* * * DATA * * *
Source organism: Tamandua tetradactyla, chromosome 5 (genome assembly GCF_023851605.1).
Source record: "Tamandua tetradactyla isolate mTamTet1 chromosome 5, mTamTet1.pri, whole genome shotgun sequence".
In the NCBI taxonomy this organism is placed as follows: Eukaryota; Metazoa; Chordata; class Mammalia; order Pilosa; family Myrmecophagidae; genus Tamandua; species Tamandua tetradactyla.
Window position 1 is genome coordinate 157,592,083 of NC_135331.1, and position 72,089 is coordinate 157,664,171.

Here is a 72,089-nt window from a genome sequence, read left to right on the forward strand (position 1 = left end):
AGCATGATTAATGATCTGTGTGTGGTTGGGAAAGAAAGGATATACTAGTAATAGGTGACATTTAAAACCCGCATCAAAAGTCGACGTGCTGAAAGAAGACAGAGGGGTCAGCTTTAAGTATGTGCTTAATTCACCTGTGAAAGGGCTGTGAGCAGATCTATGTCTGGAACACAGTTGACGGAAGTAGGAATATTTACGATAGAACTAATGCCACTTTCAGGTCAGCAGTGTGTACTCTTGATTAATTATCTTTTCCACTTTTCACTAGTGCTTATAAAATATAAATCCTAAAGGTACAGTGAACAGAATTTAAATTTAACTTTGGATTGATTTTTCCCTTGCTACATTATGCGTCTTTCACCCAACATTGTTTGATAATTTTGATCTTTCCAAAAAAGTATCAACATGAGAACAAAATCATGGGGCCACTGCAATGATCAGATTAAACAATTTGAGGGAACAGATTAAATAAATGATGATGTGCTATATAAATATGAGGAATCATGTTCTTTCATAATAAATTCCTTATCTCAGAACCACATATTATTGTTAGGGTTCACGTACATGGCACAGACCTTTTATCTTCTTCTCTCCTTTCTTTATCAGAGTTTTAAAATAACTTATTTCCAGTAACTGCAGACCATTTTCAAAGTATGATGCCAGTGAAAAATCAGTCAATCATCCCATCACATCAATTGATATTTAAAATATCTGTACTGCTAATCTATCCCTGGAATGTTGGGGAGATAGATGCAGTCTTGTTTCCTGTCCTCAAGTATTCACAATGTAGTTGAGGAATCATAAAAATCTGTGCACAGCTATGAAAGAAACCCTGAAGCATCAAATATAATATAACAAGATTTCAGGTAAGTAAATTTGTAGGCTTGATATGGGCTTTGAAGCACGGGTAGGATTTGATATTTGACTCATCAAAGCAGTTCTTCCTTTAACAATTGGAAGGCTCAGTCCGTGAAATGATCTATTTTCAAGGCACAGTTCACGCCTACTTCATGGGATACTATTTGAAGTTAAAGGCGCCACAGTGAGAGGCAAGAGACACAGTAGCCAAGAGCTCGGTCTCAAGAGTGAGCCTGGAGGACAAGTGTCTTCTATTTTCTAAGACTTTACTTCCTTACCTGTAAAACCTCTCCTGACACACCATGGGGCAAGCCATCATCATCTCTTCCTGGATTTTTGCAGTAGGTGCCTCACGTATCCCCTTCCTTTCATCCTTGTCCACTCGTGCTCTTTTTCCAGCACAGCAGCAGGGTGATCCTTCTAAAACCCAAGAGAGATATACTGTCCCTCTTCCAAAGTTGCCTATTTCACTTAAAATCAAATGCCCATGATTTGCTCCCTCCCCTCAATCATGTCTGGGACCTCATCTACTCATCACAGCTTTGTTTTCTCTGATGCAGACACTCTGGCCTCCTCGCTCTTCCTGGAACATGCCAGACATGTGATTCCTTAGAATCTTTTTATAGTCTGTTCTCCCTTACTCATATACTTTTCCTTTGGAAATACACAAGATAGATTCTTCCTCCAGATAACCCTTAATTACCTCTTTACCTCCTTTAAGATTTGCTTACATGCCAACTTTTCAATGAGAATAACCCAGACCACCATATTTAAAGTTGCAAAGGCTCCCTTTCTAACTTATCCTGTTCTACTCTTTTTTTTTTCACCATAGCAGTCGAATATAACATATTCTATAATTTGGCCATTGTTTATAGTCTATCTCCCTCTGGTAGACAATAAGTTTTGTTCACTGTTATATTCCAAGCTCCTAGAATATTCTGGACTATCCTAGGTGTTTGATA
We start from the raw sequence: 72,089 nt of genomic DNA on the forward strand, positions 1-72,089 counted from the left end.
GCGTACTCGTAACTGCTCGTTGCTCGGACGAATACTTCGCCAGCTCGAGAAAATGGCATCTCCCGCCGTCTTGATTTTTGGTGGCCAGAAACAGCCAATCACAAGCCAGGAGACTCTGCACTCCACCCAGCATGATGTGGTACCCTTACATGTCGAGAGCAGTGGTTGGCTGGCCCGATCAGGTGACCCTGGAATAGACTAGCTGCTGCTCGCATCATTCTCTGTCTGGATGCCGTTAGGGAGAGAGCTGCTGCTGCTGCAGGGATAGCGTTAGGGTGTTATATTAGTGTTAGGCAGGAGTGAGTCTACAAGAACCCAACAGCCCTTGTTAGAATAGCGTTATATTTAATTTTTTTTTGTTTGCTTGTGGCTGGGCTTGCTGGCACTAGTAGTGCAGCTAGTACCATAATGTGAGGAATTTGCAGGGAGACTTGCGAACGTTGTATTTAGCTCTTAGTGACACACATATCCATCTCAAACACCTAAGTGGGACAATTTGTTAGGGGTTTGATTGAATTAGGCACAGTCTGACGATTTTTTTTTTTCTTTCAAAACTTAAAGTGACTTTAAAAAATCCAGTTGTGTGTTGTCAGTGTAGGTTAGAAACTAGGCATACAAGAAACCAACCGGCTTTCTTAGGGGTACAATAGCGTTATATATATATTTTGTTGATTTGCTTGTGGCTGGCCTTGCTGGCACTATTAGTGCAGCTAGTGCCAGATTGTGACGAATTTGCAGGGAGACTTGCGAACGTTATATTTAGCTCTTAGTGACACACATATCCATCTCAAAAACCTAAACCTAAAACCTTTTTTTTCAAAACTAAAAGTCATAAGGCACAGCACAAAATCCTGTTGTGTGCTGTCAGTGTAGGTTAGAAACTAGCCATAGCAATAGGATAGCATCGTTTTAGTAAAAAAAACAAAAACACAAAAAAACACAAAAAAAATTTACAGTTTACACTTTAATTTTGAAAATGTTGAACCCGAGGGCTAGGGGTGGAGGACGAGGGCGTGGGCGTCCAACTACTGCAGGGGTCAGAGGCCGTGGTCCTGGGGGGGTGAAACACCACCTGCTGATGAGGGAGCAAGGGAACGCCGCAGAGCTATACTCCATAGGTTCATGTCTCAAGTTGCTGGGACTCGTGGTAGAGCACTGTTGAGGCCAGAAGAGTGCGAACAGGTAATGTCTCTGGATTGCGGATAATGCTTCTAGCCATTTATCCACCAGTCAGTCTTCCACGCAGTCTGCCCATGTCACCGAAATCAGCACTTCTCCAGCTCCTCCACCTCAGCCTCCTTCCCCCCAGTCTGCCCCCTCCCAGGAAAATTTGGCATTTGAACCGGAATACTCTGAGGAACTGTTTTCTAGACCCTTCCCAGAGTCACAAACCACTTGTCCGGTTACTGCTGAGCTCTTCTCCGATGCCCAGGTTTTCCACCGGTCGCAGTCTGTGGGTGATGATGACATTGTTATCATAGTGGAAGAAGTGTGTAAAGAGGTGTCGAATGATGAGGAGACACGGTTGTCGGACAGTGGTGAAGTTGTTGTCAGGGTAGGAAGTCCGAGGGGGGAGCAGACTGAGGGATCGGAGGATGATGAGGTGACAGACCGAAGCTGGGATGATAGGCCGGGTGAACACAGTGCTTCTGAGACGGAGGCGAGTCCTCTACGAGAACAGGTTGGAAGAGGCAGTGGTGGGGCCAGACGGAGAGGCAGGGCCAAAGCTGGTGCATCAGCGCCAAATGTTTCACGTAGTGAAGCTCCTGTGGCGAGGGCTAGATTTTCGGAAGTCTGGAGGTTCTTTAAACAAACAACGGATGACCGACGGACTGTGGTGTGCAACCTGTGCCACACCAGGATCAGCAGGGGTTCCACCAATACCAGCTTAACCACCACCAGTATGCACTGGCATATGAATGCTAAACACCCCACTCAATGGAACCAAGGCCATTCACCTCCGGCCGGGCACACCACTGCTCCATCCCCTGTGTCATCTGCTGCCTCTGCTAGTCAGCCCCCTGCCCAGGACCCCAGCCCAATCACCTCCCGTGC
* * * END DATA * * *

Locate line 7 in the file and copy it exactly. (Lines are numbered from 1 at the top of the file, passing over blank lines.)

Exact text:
We start from the raw sequence: 72,089 nt of genomic DNA on the forward strand, positions 1-72,089 counted from the left end.